The grandfather laughs as he leads her back into the gathered throng.

“I’m sure he will,” he replies.

I watch the little girl skip away with her grandfather. The wind gently stirs the poppies lining the ledge. I feel them ripple through my memories of a poet boy who once stood his ground and fell beneath the weight of war.

My father is gone from this world. The dreams he had, the promises of his youth were forever lost on the bloody tide of war that swept the poet boy away. In his passing, he left behind a love of words born upon the essays and letters he wrote me throughout the years. Words of encouragement. Of admonishment. Words that inspired me. Humored me. Guided me. Touched me. Words that will never fade away.

I stand at the base of the monument and look up at the soldier mounted on its pedestal. Perhaps he was once a poet boy hurrying off to war to become a man. Perhaps he too came back from war an angry man fearful of letting the memories die lest the gift of his life be forgotten.

I turn away and leave my poppy lying at his feet. I don’t know if my father will know which is mine. I don’t know if poppies grow where he has gone. But standing at the feet of the Unknown Soldier, the wind whispering through the poppies circling him in a blood red river, I feel the roots of the poet boy stir within me. He planted the seed that became my life.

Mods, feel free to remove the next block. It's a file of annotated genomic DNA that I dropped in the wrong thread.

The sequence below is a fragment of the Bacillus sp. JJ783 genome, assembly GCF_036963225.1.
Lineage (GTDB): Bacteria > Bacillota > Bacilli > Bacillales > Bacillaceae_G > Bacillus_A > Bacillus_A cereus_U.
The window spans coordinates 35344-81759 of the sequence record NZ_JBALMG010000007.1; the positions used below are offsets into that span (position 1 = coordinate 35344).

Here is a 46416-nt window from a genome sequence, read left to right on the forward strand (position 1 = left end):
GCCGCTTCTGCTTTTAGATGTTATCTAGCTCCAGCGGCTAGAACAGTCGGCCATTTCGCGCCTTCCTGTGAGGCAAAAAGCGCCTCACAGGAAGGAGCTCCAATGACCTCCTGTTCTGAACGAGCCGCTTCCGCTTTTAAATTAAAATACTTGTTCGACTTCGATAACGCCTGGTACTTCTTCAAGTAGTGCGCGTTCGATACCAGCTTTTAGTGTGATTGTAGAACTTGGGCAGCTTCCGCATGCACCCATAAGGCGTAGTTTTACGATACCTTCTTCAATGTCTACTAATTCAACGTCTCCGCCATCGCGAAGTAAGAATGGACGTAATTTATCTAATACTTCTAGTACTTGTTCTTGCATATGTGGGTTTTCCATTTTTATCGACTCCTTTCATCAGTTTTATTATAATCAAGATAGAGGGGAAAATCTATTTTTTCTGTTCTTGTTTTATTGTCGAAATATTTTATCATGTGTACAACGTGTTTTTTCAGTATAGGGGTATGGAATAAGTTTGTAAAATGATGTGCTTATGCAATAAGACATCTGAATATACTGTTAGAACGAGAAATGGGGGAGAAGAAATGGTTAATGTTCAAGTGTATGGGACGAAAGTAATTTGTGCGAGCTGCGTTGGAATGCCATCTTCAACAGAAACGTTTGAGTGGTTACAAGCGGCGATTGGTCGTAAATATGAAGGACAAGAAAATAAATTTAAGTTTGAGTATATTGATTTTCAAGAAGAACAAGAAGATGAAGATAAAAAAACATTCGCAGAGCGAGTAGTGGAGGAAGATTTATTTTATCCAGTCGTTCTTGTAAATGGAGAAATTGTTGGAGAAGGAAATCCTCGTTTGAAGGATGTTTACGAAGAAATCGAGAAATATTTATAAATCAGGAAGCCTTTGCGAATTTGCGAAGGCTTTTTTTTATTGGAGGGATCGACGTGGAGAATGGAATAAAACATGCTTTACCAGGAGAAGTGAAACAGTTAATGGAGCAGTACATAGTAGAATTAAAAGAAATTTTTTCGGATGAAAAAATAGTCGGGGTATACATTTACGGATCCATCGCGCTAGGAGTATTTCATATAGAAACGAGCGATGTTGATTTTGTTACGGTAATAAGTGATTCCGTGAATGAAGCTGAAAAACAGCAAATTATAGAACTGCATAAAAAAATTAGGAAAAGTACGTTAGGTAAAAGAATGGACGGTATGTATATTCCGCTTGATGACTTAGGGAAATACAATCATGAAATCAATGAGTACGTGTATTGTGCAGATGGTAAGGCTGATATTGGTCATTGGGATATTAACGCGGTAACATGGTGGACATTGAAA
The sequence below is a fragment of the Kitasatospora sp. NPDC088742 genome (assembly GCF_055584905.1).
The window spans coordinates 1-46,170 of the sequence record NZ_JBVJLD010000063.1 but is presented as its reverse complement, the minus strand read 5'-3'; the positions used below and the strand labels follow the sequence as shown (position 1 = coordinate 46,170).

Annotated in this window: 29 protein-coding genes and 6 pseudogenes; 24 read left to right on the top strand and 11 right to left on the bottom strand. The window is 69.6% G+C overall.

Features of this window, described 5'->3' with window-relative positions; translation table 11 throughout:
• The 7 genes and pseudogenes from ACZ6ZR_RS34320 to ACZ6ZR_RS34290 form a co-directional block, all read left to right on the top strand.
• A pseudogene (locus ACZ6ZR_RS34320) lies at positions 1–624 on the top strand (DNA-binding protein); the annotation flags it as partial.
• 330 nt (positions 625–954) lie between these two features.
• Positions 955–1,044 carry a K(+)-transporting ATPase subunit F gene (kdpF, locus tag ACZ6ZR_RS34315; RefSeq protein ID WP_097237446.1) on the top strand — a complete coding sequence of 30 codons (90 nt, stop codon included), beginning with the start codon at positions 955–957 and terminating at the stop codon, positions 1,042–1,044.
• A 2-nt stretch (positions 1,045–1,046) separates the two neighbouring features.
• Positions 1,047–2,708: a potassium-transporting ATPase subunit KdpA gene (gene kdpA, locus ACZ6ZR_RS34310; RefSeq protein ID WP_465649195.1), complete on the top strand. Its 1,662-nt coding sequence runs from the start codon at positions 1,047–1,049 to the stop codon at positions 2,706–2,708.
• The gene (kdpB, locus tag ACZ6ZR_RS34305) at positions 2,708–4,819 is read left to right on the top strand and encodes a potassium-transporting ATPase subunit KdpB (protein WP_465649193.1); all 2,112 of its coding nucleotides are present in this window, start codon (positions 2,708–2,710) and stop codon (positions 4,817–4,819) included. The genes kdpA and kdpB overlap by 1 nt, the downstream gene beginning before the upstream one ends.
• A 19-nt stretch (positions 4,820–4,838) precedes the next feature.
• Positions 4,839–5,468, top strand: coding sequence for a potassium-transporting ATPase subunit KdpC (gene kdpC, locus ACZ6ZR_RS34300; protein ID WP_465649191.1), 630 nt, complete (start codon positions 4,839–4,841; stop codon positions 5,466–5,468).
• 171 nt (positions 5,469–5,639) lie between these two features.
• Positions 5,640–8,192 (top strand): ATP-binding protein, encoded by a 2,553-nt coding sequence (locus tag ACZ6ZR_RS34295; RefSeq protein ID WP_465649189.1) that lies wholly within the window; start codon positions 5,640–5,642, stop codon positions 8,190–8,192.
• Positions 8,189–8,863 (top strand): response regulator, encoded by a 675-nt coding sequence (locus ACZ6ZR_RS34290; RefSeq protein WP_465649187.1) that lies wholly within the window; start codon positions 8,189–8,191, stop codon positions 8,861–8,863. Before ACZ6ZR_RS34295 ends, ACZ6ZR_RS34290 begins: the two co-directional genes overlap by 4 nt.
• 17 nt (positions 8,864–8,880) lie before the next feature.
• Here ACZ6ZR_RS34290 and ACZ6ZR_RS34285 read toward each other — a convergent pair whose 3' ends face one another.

Long ago my father went off to war and became a man. His poetry was silenced but still the poppies blow, row on row. They mark the place where poet boys went off to war and never came home again.

The war is over. In loving memory of my father and those who fought beside him, I let go of anger. It is time for me to make peace.

Tuesday, November 10, 2009

Living large in a world of wonder

The major block to compassion is the judgment in our minds. Judgment is the mind's primary tool of separation. Diane Berke
I have been called headstrong, stubborn, willful and arrogant. I have been called, kind, caring, loving and considerate. I like the second set of attributes. The first set annoy me -- but then, my ego doesn't like it when someone sees it at play.

When I have been considered headstrong, or stubborn or arrogant, it is because I am coming from an ego-driven place that holds me separate from (think above) others. My ego wants to believe it has the answers. My ego wants to control how the world turns around me so that I can feel safe, secure and comfortable spinning my human being into doing what she knows best -- playing with my ego.

Several years ago I had a disagreement with someone I love. It wasn't too long after Conrad was arrested so I was really proud of myself for standing my ground. For not backing down in the face of someone else's insistence they knew what was best for me and had the right to usurp their authority.

At the time, I surprised myself, and the person I was dealing with -- someone I love -- by choosing to walk away, in love, and not hold onto the argument, to their actions (which just to be clear, my ego considered to be wrong, wrong, wrong). At the time, I chose to let go of right and wrong, to surrender and fall into love -- that place where there is no right or wrong, no time or space, no place other than where I am in the moment.

It was a new experience for me. Different. Far beyond the edges of my comfort zone. Out in that place called, living large. Living true to all I'm meant to be.

And I was scared.